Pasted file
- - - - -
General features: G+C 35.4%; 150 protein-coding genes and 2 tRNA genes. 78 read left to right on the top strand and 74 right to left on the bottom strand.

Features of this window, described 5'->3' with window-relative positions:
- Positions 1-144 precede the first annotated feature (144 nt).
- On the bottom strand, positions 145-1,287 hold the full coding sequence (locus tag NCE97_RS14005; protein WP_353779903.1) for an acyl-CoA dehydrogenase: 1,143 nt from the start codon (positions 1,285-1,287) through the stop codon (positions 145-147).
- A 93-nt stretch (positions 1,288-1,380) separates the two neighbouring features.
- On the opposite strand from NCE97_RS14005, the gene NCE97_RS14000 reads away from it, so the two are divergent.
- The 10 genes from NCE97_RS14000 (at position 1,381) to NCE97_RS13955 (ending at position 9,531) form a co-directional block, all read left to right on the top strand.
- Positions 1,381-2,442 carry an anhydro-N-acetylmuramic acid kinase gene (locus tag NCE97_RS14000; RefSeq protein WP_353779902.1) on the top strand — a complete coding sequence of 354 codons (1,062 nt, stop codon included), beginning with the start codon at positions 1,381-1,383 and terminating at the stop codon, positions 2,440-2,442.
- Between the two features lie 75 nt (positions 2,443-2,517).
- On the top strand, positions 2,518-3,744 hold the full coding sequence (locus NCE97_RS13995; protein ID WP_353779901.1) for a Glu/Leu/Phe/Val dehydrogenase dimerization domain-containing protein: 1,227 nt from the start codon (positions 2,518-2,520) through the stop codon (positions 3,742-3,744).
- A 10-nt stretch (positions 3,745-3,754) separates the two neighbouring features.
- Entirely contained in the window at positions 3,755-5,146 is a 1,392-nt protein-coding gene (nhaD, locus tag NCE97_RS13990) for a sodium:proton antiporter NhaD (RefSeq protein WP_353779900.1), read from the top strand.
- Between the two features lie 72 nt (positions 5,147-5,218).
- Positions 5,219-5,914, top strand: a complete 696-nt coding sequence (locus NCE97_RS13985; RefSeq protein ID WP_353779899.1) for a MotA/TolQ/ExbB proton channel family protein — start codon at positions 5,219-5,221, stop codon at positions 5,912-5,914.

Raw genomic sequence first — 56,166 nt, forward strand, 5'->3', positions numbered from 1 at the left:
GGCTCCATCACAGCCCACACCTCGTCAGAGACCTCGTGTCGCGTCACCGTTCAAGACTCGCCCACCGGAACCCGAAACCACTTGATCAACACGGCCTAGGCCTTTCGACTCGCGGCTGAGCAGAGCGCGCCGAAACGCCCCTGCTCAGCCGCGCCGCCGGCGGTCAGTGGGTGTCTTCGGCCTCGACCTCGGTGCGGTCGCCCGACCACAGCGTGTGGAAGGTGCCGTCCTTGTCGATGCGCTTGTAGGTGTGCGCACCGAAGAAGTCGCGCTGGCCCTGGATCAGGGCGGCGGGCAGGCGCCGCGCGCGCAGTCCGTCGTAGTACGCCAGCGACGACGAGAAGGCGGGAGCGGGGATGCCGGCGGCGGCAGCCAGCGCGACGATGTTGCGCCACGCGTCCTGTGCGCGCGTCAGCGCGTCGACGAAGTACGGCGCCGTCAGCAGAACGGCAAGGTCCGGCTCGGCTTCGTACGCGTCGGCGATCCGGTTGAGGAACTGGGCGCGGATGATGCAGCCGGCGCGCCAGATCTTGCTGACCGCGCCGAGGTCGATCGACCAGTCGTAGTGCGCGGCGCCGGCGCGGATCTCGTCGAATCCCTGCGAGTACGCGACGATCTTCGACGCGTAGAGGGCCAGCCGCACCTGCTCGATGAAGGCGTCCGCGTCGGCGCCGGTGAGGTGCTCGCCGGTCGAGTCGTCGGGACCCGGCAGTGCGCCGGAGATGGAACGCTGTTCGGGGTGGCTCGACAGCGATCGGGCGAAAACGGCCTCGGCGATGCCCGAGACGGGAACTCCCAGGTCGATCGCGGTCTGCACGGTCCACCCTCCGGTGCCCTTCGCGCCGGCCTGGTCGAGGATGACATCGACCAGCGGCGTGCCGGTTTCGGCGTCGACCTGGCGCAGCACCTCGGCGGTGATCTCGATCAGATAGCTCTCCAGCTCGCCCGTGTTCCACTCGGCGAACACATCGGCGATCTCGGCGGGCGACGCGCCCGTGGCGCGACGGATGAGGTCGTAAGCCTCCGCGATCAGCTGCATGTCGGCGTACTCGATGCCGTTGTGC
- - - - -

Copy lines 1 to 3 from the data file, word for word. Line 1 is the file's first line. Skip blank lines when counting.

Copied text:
General features: G+C 35.4%; 150 protein-coding genes and 2 tRNA genes. 78 read left to right on the top strand and 74 right to left on the bottom strand.

Features of this window, described 5'->3' with window-relative positions:
- Positions 1-144 precede the first annotated feature (144 nt).